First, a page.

A long time ago, I learned of the existence of a 1933 version of "Alice in Wonderland," featuring the likes of Cary Grant, W.C. Fields, Edward Everett Horton, Charles Ruggles, and Edna May Oliver, with direction by Norman Z. McLeod and a screenplay by Joseph L. Mankiewicz. Long unavailable on home video, I could only dream of what wonders the star-studded film contained.
It turns out, none.
It's not enough to say this "Alice in Wonderland" is creepy. All renditions are, by their very nature. But this certain creepiness stems from its attempts to build a world of grotesqueries that bring strange children's book illustrations to life, but only half-way: the papier-mâché creatures that fill the screen display frozen faces that exaggerate their lack of realism. Add to this a decision to emphasize all the yelling and whining and just plain loudness of the story without buffering it with humor, friendliness, or fun, and you have an eerie collection of irritating, semi-paralyzed caricatures screaming at you for 77 minutes.
The screenplay blends "Alice's Adventures in Wonderland" and "Through the Looking-Glass" into a single mishmash, which isn't too problematic considering the source material's episodic nature, but still, there's an entire "looking glass" dream sequence opening the film that feels lazily tacked on in an effort to pad the run time.
Once Alice (a rather bland Charlotte Henry) makes her way down the rabbit hole, McLeod barrels ahead at manic speed, reveling in the fever dream insanity of the disjointed story tidbits and absurd imagery. On paper, that sounds like a perfect translation of Carroll's work, but in reality, there's too much children's theater preciousness to the presentation. The cast seems to be projecting to the back of the hall, which never sits right with the closeness of the camera.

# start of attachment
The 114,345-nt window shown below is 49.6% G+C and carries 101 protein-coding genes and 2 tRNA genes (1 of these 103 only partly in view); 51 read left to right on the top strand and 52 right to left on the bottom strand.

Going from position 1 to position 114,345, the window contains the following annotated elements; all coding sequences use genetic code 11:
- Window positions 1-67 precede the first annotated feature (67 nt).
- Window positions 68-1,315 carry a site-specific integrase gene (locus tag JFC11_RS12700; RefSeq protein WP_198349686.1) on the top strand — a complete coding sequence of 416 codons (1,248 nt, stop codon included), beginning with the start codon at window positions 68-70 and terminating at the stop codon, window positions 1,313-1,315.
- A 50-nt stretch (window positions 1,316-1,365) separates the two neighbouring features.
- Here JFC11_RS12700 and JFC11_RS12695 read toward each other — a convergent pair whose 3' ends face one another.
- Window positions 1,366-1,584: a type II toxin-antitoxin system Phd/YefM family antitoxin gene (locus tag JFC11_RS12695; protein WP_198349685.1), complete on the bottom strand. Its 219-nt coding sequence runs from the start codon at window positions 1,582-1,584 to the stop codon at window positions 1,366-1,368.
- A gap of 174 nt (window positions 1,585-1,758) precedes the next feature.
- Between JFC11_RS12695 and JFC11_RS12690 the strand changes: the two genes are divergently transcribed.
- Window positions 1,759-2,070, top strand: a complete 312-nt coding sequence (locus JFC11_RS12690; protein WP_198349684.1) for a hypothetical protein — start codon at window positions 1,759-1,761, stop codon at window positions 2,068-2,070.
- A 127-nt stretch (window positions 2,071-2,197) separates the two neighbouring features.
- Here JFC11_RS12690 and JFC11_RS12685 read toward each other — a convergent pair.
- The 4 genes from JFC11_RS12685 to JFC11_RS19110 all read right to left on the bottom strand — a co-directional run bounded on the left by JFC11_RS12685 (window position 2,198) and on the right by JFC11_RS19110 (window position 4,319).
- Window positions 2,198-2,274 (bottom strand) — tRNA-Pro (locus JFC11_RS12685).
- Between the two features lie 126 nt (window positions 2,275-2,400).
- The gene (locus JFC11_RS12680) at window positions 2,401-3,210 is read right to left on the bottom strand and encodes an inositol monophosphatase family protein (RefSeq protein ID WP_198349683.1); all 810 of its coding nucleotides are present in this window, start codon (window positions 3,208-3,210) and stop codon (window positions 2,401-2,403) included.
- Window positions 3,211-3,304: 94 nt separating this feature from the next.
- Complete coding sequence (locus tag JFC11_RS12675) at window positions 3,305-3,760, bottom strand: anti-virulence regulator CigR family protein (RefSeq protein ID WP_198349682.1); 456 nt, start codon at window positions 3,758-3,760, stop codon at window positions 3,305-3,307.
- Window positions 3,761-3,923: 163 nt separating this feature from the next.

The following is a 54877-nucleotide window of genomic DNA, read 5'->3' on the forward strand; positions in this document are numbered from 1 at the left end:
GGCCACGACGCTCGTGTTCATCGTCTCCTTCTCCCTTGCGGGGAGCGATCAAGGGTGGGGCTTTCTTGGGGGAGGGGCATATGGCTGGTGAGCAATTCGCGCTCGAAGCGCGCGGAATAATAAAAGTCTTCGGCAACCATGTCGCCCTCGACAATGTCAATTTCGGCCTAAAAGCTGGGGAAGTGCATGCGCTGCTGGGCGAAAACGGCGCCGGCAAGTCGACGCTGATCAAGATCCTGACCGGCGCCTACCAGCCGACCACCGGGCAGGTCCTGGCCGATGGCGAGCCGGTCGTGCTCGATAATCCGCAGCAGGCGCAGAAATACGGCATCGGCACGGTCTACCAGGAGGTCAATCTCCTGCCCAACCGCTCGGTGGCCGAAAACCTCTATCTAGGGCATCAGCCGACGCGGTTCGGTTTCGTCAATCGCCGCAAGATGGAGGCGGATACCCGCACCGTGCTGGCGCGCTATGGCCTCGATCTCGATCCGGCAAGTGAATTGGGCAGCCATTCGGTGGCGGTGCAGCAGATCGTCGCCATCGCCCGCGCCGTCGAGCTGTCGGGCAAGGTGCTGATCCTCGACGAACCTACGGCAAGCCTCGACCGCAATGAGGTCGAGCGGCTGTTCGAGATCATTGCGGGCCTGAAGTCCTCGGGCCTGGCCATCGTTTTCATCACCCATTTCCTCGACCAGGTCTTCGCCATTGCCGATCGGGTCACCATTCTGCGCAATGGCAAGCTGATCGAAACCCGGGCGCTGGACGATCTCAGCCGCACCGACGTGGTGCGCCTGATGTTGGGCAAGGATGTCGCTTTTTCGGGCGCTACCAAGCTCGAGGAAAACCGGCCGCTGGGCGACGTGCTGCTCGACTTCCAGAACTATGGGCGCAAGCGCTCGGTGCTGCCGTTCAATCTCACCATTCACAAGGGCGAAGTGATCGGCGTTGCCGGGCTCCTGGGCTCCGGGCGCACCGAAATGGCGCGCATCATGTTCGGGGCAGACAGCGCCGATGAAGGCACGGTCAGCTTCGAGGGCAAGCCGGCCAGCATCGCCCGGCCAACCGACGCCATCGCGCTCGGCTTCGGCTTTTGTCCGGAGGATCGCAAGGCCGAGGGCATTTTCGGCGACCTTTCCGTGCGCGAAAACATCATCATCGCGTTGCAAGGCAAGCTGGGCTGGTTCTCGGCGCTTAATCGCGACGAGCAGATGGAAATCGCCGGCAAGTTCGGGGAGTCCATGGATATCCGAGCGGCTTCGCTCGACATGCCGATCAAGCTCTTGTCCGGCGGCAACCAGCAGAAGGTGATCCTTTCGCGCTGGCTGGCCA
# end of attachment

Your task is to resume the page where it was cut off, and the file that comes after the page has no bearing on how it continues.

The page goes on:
McLeod also takes a "the louder, the better" approach. Consider the nightmarish scene where the baby turns into a pig. Here, it's not so much freaky as it is shrill, with actors in clunky, oversized masks (like something out of Sid and Marty Krofft reject bin) shouting and fighting at top volume. There's no chance to let the eeriness overwhelm you - you're too busy wincing at all the noise.
And where Carroll's books allow time to branch off into wild poetry and other such asides, those branches here play as little more than distractions. Despite the short running time, this "Alice" is in no hurry, eager to win over young viewers not with plot or character, but with storytime recitations and unfocused musical numbers. "The Walrus and the Carpenter" becomes an excuse for an animated interlude; it would've worked fine as a cartoon short, but wedged into the feature, it's just another dull digression.
Those hoping to see the famous lineup of stars will be disappointed to learn than almost all of them are hidden behind those bulky, unattractive masks. The thrill of seeing W.C. Fields as Humpty Dumpty evaporates the minute we see the giant, sorta-talking egg-thing. No wonder they're all shouting to the back of the hall: how else do you manage a performance while buried under something so ugly?
As mentioned, "Alice in Wonderland" has long been unavailable on home video. Universal finally hauls it out of the vaults, timed not so coincidentally with the release of Tim Burton's big screen remake. Some sources describe an original 90-minute cut; if that edit exists, it's not shown here. We're instead offered the popular 77-minute version.
Video & Audio
The 1.33:1 transfer looks a bit washed out and plenty soft, although print damage is kept to a respectable minimum.
The Dolby mono soundtrack (listed as stereo on the packaging) is equally passable. There's some expected minor hiss to go along with the decent dialogue and shrieky music. Optional English SDH, Spanish, and French subtitles are provided.
"Alice" completists and other classic cinema buffs might leap for joy at finally being able to pick this up, but neither the film itself nor its bare-bones presentation warrant anything resembling excitement. Skip It.